All of us contribute in one way or another to the overall carbon dioxide present in the earth’s atmosphere. But just as we all contribute as individuals, we can also cut back on our emissions as individuals.
How much are you really affecting the atmosphere? Can you find out what kind of carbon footprint your home is making? Actually, not only are th
ere ways to calculate your home’s carbon footprint; there are ways to reduce it, too.
The US Environmental Protection Agency has a carbon calculator on its website, epa.gov. Various other calculators are
available online to determine your carbon footprint. It works like this:
You enter the location of your home, usually by providing a zip code. The calculator will ask what method or methods you use to heat and cool your home. Then, it will ask you what your utility bills cost. The calculator then tells you how many pounds of carbon dioxide, or CO2, your home produces per year.
It can actually be a rather stunning amount – an average home in South Carolina, for example, that uses electricity and gas for heating and cooling, produces more than 28,000 pounds of CO2 per year. And that’s just one house.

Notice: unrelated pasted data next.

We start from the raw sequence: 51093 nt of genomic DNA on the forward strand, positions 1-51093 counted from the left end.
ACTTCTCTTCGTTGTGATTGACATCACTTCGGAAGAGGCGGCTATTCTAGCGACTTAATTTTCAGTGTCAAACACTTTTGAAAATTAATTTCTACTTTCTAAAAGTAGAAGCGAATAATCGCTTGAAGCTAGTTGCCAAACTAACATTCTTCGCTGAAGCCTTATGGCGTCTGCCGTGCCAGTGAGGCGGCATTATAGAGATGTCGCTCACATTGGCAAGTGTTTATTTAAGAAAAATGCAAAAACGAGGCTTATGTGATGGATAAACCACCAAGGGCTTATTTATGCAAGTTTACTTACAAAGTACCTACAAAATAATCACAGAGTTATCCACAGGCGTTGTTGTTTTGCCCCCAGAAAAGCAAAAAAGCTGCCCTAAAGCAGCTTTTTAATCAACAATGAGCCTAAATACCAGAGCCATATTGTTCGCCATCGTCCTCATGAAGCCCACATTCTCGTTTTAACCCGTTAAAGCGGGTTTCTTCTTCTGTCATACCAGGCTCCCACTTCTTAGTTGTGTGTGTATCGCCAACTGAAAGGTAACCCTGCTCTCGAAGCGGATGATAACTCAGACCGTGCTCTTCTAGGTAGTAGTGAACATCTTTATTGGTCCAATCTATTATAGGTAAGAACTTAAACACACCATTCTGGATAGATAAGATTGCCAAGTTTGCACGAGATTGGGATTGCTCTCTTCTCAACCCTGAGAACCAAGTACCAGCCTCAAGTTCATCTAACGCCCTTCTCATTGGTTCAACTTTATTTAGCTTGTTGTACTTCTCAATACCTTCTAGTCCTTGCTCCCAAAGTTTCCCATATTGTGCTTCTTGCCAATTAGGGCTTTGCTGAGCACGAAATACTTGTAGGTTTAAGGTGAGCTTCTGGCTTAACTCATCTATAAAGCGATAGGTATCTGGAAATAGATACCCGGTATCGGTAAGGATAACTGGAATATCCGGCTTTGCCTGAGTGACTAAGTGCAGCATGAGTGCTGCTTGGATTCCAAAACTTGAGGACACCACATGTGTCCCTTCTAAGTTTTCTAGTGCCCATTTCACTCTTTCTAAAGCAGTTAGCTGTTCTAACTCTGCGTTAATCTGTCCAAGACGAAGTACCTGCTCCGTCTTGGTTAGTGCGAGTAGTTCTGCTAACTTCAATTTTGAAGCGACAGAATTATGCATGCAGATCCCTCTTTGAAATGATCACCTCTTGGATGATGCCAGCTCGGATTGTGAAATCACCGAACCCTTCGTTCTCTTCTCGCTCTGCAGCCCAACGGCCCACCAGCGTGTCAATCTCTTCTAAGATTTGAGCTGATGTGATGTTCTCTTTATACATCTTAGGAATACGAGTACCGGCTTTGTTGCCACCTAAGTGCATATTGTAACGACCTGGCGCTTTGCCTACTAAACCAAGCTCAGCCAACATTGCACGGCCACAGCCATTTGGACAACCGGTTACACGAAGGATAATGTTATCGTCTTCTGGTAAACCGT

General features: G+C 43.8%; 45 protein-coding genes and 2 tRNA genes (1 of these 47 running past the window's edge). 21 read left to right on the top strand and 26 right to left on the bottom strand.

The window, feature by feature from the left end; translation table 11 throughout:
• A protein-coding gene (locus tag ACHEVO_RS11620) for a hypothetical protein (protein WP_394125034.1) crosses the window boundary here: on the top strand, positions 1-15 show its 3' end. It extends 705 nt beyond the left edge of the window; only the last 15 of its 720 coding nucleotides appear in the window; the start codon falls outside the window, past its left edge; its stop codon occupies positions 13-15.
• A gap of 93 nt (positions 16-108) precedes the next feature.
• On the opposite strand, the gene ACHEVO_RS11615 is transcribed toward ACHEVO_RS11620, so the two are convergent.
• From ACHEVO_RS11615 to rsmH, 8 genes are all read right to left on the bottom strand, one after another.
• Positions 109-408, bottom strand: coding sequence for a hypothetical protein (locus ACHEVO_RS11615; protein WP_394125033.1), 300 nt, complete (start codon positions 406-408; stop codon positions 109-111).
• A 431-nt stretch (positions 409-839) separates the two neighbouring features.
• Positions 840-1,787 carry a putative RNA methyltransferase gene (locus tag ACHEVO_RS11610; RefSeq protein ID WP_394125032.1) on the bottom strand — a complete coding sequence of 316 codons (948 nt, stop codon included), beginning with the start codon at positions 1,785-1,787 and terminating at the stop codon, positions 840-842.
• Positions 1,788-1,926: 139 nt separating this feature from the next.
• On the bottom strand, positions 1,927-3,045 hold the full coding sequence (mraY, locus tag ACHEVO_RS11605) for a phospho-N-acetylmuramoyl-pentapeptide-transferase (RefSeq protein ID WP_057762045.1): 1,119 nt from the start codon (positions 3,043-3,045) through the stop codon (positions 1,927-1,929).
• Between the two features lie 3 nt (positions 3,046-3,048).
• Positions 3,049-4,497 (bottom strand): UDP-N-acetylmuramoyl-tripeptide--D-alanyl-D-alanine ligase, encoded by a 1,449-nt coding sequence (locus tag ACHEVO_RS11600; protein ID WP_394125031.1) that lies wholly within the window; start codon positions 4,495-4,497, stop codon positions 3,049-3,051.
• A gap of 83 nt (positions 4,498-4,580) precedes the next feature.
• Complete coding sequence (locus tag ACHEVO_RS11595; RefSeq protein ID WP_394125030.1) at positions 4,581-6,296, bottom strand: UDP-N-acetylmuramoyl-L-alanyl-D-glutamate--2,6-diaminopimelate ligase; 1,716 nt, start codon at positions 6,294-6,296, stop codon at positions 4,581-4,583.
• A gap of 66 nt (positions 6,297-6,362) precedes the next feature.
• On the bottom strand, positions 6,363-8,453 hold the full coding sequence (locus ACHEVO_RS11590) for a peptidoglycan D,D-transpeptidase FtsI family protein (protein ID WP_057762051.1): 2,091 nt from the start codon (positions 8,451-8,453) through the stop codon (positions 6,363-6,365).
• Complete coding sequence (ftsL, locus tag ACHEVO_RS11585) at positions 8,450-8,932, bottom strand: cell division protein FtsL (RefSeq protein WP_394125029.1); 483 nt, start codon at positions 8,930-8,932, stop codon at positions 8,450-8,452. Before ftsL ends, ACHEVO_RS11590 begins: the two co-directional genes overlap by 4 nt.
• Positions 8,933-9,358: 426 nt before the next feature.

Basically, how much CO2 your home produces has to do with your energy consumption. If you calculate your home’s carbon footprint and are dissatisfied with your score, here are some ways to reduce your CO2 production.
1. Reduce electricity by hanging out your clothes to dry.
2. Insulate your home, especially the attic. Seal cracks around doors and windows with caulk and weather stripping.
3. Open curtains and shades on cold, sunny days to let the sunshine help warm your home. Draw drapes and shades at night to keep cold air from leaking in.
4. Turn out the lights when you leave the room. And if those lights are compact fluorescent light bulbs (CFLs), then you are
on the right track. CFLs provide more light for less electricity.
5. Buy Energy Star appliances when you need to upgrade.
6. Turn down your thermostat in the winter and turn it up in the summer when you leave the house and at night.
7. Consolidate cooking whenever you can – if you are baking, bake several items at once and use residual heat when you
8. Only run the dishwasher and washing machine if they are full.